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President Kersti Kaljulaid’s statement following a meeting with the future members of the Riigikogu delegation to the PACE

Kohtumas Riigikogu tulevase Euroopa Nõukogu Parlamentaarse Assamblee delegatsiooni liikmetega, et mõned Eesti jaoks olulised väärtusteemad tulevaste liikmetega läbi arutada, enne kui hakatakse juuni lõpus toimuvat sessiooni ette valmistama.
Meeting with the future members of the Riigikogu delegation to the PACE.
© Mattias Tammet/presidendi kantselei

31.05.2019

President Kersti Kaljulaid met today with the future members of the Riigikogu Delegation to the Parliamentary Assembly of the Council of Europe to discuss the values Estonia will be taking to the new session, preparations for which will begin at the end of June.  President Kaljulaid made a statement following the meeting, in which she said the following:

“As we know, in April 2014, the Russian delegation was denied voting rights and the right to be elected to lead the PACE’s management bodies and to participate in observation missions. It is important to remember that the reason for these sanctions was Russia’s gross violation of international law. This was not a procedural but a value-based decision.

If we look at the situation again now, in 2019, we see that Crimea remains occupied. There are still battles going on in Donbass every day. If we look at Russia’s behaviour, a considerable part of Georgian territory continues to be occupied, too. Nothing has changed for the better. Now, the PACE is to discuss whether we should waive the sanctions imposed five years ago, because Russia has threatened to leave the Council of Europe altogether if they should be left in place.

The question has once again attracted public attention, because last week, the Committee of Ministers of the Council of Europe recommended that the PACE should take steps to restore the Russian delegation’s voting rights. It is true that the purpose of this was to ensure that Russia remains a member of the Council of Europe and Russian citizens maintain the opportunity to turn to the European Court of Human Rights to protect their rights. Here, there are two important conflicting principles– protection of Ukraine from Russian aggression and protection of the rights of Russian citizens from the arbitrariness of their country’s national authorities.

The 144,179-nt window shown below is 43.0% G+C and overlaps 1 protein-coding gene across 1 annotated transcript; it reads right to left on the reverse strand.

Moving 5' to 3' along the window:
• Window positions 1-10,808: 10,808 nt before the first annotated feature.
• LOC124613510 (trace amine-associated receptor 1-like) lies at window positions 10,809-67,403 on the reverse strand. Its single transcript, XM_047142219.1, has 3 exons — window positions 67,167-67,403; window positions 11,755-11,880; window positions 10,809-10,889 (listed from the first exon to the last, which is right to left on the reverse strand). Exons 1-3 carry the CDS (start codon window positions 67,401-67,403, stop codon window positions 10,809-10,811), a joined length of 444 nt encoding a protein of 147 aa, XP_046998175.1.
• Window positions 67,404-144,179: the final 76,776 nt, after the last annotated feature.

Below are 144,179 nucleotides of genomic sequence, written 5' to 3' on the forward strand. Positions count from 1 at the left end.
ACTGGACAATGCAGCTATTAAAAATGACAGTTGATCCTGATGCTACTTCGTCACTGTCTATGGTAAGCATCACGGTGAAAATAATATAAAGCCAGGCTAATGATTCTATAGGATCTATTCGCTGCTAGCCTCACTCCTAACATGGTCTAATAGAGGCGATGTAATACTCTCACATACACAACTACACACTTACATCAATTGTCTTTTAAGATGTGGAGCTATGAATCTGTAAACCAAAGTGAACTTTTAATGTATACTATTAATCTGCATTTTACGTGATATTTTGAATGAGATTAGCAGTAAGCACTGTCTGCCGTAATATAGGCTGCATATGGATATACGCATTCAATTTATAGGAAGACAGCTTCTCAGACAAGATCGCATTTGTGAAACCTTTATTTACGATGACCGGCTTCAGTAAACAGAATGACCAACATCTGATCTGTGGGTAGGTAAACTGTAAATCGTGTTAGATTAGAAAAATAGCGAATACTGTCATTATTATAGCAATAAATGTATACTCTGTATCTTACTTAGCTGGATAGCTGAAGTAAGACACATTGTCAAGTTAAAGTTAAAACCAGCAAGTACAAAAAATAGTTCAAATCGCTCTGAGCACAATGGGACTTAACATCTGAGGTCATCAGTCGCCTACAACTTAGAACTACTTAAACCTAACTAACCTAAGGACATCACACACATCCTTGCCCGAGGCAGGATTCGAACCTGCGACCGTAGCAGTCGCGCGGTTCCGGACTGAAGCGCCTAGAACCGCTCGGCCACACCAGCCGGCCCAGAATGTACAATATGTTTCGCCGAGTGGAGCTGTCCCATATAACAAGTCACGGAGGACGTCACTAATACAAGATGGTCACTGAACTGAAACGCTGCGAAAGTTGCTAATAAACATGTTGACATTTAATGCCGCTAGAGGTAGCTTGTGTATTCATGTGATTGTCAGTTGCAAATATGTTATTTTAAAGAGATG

As I said, the PACE’s decision to suspend the Russian delegation’s voting rights because of Crimea was bold and based on values. However, today, there is also another reason to suspend these voting rights: namely that Russia has failed to pay its membership fees. If these are left unpaid for two years, the voting rights will be suspended anyway.

Today, I spoke with the members of the Estonian parliament from all factions who are to become members of our delegation and they all agreed that we need strategic patience. This is a situation where interests and values clash. For a small country, it is simple to make their choice in such a situation – we can always, and only, be on the side of values. Interests can change and be reversed but not the value compass.

The solution to the stalemate and problems in PACE cannot be resolved in its halls via political compromises and votes. The solution can only come from Russia changing its behaviour in Ukraine and Georgia. It can come from making international law valid again. Only then can we discuss whether or how the results of these moves are transferred to the PACE and other bodies related to the convention system of the Council of Europe.

This was also the essence of the discussion held today with members of the parliament. We know that the proposal that is to be discussed is not specifically about the restoration of Russia’s voting rights; it is an attempt to bypass the problem by using procedural changes. We discussed how to tactically ensure that all factions are aware of Estonia’s position despite that the texts laid before us seem to talk about procedures while in reality, it is all about the elephant in the room, i.e. Russia. The discussion was substantial and I thank the future members of the delegation who agreed to come here today.”

 

The Council of Europe is an international organisation that joins 47 European countries in order to promote and strengthen human rights, rule of law and democracy. Belarus is the only European country that does not belong to the organisation.

 

The European Court of Human Rights, founded on the basis of the European Convention for the Protection of Human Rights and Fundamental Freedoms, is an independent institution that rules on cross-border disputes and alleged violations of the rights set out in the convention of the citizens of the 47 member states of the Council of Europe.

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